For Indian students in Australia, the pandemic added another layer of hurt to the experience of many years of racism. Source: Canva
For Indian students in Australia, the pandemic added another layer of hurt to the experience of many years of racism. Source: Canva

Students also drew comparisons with other countries’ treatment of international students and skilled workers, specifically Canada. They felt developed countries such as Australia need to follow the humane approach of other countries.

Feeling helpless as COVID swept India

The students were also terribly concerned for the well-being of their family members, relatives and friends as India’s healthcare system collapsed under the second wave of the pandemic. Many students expressed difficulty in managing the stress of living a double life.

“It was business as usual in my university, while Indians were fighting for their breath. When I saw my dad in the hospital through a WhatsApp call, it was devastating. It was a hard call to make. Leaving the country would mean never coming back and still paying fees for a course run online. Not going back may mean a lifetime of regret. These decisions are complicated, and it takes a mental toll.”

The experiences of these students affirm that it is time to rethink higher education and look beyond just the economic imperatives. We need to have the moral courage to stop commodifying education.

In future, one of the metrics for universities’ rankings should be how humanely they treat their students. There needs to be a place for respect and compassion for international students in educational policies.

The article first appeared in The Conversation, you can read it here.

READ ALSO: #LetUsBackToAus: International students still left in the lurch


Link up with us!

Indian Link News website: Save our website as a bookmark

Indian Link E-NewsletterSubscribe to our weekly e-newsletter

Indian Link Newspaper: Click here to read our e-paper

Indian Link app: Download our app from Apple’s App Store or Google Play and subscribe to the alerts

Facebookfacebook.com/IndianLinkAustralia

Twitter: @indian_link

Instagram: @indianlink

LinkedIn: linkedin.com/IndianLinkMediaGroup

- Advertisement -

Related Articles

LEAVE A REPLY

Please enter your comment!
Please enter your name here

- Advertisement -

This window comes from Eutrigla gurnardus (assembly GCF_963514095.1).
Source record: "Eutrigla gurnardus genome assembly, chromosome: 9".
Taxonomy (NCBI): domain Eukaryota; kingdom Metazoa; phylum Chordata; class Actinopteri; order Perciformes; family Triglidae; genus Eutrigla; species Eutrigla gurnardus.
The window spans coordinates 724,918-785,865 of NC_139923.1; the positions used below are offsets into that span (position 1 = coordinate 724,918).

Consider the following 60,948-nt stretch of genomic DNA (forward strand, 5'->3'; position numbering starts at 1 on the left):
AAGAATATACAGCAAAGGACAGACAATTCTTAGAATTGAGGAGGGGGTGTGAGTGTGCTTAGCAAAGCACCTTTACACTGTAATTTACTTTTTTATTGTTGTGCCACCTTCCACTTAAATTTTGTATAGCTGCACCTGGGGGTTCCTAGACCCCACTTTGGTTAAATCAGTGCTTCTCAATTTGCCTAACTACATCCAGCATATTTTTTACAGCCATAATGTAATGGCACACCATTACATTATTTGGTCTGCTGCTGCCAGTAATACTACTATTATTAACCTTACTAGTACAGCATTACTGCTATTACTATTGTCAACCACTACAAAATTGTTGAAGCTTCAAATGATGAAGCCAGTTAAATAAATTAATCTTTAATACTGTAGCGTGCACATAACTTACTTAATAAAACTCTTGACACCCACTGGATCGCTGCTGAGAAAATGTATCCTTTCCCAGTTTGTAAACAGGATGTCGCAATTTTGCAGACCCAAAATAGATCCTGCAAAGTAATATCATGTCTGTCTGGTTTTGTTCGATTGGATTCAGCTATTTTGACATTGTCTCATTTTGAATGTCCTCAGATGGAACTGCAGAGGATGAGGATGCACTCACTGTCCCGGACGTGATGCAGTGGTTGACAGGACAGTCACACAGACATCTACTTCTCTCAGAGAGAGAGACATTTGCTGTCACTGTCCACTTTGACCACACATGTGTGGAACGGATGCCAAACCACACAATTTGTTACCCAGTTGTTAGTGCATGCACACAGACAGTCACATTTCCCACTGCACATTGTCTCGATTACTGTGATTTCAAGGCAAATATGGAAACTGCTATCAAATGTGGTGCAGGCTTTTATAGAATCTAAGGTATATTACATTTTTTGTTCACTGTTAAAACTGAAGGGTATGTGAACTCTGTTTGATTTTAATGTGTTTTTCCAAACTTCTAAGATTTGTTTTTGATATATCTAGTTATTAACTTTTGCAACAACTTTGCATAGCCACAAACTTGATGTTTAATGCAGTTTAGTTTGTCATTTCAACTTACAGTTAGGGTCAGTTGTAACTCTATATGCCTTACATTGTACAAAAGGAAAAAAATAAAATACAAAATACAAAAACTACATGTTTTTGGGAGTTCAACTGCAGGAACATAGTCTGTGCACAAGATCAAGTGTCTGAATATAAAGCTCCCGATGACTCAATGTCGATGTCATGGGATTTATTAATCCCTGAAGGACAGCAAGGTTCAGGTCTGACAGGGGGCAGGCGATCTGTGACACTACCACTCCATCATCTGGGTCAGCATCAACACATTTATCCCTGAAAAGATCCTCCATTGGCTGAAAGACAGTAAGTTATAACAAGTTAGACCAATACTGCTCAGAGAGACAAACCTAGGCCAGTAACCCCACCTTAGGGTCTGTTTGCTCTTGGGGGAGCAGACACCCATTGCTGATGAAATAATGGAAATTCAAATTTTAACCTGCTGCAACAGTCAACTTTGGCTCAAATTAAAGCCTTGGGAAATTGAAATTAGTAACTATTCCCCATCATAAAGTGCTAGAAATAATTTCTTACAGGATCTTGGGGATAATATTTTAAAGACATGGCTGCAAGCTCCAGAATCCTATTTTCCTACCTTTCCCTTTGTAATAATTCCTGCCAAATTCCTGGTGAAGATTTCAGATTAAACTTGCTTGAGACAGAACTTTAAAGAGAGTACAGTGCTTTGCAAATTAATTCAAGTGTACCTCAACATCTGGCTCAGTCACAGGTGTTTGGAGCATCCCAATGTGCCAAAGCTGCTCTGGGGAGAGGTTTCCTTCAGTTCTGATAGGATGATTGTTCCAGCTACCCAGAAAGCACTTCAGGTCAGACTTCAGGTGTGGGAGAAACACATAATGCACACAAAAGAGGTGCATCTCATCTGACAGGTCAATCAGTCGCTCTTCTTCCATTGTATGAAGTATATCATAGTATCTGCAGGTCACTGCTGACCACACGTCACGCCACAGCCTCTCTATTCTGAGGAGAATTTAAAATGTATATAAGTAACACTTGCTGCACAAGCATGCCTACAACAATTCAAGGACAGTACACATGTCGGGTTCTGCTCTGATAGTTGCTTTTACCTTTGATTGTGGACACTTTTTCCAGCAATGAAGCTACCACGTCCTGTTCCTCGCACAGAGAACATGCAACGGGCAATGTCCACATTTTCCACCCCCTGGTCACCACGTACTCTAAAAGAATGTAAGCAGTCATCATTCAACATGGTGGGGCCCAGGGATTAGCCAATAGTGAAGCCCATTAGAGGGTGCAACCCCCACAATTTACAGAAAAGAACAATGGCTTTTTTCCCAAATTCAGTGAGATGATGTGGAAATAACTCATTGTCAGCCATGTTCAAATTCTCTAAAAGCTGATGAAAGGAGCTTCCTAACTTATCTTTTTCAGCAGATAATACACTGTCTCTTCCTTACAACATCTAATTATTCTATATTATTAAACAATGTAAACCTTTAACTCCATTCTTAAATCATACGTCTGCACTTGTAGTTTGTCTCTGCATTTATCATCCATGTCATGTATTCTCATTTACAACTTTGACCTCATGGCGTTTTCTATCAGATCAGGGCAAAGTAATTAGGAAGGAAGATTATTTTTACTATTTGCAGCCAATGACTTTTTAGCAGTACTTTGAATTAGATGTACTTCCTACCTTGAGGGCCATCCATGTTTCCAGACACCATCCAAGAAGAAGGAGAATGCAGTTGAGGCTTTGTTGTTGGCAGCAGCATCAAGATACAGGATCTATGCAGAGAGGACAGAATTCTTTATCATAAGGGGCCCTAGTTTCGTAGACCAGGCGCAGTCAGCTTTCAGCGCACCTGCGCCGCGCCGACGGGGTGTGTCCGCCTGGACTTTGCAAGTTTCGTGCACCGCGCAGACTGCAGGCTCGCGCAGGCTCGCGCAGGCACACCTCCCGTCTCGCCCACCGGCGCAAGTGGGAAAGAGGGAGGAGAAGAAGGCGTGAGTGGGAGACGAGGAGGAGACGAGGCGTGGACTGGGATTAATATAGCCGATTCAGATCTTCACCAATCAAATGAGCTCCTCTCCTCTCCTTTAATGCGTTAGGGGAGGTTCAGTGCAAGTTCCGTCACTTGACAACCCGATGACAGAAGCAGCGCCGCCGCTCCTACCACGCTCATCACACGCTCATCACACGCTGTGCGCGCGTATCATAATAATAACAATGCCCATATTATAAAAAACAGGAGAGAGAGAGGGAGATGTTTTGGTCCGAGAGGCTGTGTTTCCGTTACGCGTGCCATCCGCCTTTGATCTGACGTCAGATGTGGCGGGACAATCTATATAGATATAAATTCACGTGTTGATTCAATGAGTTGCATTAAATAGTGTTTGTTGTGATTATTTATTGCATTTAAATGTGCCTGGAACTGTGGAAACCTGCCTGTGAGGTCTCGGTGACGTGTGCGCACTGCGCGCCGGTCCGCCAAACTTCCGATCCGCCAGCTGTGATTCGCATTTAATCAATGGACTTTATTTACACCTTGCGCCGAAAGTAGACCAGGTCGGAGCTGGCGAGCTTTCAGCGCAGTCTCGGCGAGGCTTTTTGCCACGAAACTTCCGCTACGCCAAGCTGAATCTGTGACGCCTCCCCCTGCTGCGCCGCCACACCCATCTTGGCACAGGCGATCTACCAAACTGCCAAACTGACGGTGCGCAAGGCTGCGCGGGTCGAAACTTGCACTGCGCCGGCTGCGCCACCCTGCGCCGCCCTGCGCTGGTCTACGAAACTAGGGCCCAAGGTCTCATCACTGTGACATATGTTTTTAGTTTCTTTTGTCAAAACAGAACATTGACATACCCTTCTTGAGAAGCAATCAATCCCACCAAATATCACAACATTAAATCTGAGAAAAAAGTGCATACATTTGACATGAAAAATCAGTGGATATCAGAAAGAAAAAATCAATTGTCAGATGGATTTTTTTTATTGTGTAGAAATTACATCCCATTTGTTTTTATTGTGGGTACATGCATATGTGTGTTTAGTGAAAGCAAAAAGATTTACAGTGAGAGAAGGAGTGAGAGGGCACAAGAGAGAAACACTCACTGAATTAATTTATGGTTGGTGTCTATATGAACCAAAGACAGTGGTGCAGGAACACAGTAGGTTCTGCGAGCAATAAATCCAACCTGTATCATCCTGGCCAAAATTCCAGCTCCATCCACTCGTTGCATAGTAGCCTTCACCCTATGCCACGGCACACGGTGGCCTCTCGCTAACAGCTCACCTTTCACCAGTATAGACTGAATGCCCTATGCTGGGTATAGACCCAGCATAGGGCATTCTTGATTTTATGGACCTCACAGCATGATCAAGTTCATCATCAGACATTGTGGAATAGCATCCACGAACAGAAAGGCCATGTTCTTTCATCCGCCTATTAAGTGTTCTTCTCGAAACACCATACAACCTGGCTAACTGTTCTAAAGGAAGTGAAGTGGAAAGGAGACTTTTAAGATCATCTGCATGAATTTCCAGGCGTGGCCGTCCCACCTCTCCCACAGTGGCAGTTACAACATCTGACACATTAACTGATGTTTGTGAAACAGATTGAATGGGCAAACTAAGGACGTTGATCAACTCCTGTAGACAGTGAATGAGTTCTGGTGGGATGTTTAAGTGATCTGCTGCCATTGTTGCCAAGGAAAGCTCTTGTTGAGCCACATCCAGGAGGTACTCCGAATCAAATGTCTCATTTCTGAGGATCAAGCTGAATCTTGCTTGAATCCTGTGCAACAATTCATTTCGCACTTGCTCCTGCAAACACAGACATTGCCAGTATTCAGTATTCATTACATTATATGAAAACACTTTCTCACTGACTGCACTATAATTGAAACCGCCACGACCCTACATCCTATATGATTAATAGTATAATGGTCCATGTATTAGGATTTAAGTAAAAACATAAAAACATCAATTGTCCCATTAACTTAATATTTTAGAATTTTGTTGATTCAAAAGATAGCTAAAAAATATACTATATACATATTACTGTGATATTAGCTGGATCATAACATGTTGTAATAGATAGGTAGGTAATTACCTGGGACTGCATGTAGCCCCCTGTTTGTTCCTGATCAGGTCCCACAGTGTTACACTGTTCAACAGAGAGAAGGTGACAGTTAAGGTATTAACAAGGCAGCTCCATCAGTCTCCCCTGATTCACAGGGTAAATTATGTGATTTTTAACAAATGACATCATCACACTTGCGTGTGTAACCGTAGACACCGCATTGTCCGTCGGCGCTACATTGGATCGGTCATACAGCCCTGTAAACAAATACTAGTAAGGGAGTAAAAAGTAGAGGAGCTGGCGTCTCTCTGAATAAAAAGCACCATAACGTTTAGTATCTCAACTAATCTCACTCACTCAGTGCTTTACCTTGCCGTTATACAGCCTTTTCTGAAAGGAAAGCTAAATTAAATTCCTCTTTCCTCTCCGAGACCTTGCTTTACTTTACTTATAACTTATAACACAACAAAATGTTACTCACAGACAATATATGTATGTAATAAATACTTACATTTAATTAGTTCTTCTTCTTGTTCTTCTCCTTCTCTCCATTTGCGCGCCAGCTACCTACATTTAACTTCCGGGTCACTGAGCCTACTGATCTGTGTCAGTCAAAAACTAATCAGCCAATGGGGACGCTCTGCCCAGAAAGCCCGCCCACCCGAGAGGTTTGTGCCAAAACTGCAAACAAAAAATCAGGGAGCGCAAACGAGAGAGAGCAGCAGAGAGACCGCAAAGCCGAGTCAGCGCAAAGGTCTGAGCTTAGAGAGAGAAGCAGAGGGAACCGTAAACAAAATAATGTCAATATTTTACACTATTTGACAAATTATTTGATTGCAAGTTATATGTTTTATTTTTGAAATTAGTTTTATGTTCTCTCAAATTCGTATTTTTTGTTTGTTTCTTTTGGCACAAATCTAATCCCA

- Advertisement -

Podcasts

Ep 9: What do young Indians want from love?

0
  Growing up in Indian culture, most of us know that love has never been as popular as marriage. Even in the movies, the main...

Ep 8: Indian links in Indigenous Australian poet Ali Cobby Eckermann’s...

0
  To celebrate NAIDOC week 2020 (between 8-15 November) I spoke to Yakunytjatjara poet Ali Cobby Eckermann about her time in India where she taught...

Ep 7: In the case of Sushant Singh Rajput

0
  The torrid and high-octane Sushant Singh Rajput case has been fodder for Indian people and press for the last few months. The actor’s tragic death...
- Advertisement -

Latest News

lgbt community

On the Religious Discrimination bill

0
  Prime Minister Scott Morrison introduced a Religious Discrimination Bill to the parliament last week. Promised by the Coalition government in the wake of the...
indian community

Grants to support multicultural community infrastructure in VIC

0
  Minister for Multicultural Affairs Ros Spence has invited multicultural community organisations to apply for grants to upgrade, renovate or build community facilities. The available grants...
Raja vamsam

REVIEW: Raja Vamsam

0
  Director K.V. Kathirvelu's Raja Vamsam, which has an incredibly large star cast, is a family drama that exhausts the viewer by the time it...
DIL BEKARaar

Review: Dil Bekaraar (Disney+Hotstar)

0
  From its dreamy theme song to its 2D-style animation, to its period soundtrack, and of course, its late-80s/ early-90s nostalgia, Dil Bekaraar, streaming on...

REVIEW: Antim – The Final Truth

0
  Director Mahesh Manjrekar's Antim: The Final Truth is a crime drama centred around the circle of fate. Based on the Marathi film Mulshi Pattern,...